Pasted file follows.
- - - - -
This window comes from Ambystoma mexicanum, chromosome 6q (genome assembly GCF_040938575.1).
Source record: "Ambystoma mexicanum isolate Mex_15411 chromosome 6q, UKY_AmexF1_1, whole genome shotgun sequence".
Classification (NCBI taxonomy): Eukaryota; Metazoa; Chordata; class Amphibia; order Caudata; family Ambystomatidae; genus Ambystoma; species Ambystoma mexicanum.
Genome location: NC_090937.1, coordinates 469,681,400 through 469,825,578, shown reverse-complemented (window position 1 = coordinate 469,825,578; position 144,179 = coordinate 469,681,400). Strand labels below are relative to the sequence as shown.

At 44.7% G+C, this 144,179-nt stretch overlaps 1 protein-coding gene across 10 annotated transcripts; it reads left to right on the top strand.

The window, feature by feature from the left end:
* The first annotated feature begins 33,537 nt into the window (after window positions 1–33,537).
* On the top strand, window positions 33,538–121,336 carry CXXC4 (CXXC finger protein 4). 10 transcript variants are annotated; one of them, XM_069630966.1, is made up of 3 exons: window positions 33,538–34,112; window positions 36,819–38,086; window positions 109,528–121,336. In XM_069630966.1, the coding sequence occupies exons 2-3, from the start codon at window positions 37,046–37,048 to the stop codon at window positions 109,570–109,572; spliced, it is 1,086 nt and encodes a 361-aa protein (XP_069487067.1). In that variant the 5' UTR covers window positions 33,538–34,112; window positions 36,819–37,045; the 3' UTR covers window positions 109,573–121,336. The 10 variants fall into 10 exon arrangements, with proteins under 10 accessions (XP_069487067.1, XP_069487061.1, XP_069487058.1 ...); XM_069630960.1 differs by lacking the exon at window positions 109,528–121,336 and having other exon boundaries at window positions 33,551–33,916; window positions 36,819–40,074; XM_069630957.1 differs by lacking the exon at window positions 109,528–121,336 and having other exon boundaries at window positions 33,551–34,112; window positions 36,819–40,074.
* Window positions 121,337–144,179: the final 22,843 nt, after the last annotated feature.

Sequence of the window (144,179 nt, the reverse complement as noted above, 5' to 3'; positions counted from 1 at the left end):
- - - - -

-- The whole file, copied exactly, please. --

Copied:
This window comes from Ambystoma mexicanum, chromosome 6q (genome assembly GCF_040938575.1).
Source record: "Ambystoma mexicanum isolate Mex_15411 chromosome 6q, UKY_AmexF1_1, whole genome shotgun sequence".
Classification (NCBI taxonomy): Eukaryota; Metazoa; Chordata; class Amphibia; order Caudata; family Ambystomatidae; genus Ambystoma; species Ambystoma mexicanum.
Genome location: NC_090937.1, coordinates 469,681,400 through 469,825,578, shown reverse-complemented (window position 1 = coordinate 469,825,578; position 144,179 = coordinate 469,681,400). Strand labels below are relative to the sequence as shown.

At 44.7% G+C, this 144,179-nt stretch overlaps 1 protein-coding gene across 10 annotated transcripts; it reads left to right on the top strand.

The window, feature by feature from the left end:
* The first annotated feature begins 33,537 nt into the window (after window positions 1–33,537).
* On the top strand, window positions 33,538–121,336 carry CXXC4 (CXXC finger protein 4). 10 transcript variants are annotated; one of them, XM_069630966.1, is made up of 3 exons: window positions 33,538–34,112; window positions 36,819–38,086; window positions 109,528–121,336. In XM_069630966.1, the coding sequence occupies exons 2-3, from the start codon at window positions 37,046–37,048 to the stop codon at window positions 109,570–109,572; spliced, it is 1,086 nt and encodes a 361-aa protein (XP_069487067.1). In that variant the 5' UTR covers window positions 33,538–34,112; window positions 36,819–37,045; the 3' UTR covers window positions 109,573–121,336. The 10 variants fall into 10 exon arrangements, with proteins under 10 accessions (XP_069487067.1, XP_069487061.1, XP_069487058.1 ...); XM_069630960.1 differs by lacking the exon at window positions 109,528–121,336 and having other exon boundaries at window positions 33,551–33,916; window positions 36,819–40,074; XM_069630957.1 differs by lacking the exon at window positions 109,528–121,336 and having other exon boundaries at window positions 33,551–34,112; window positions 36,819–40,074.
* Window positions 121,337–144,179: the final 22,843 nt, after the last annotated feature.

Sequence of the window (144,179 nt, the reverse complement as noted above, 5' to 3'; positions counted from 1 at the left end):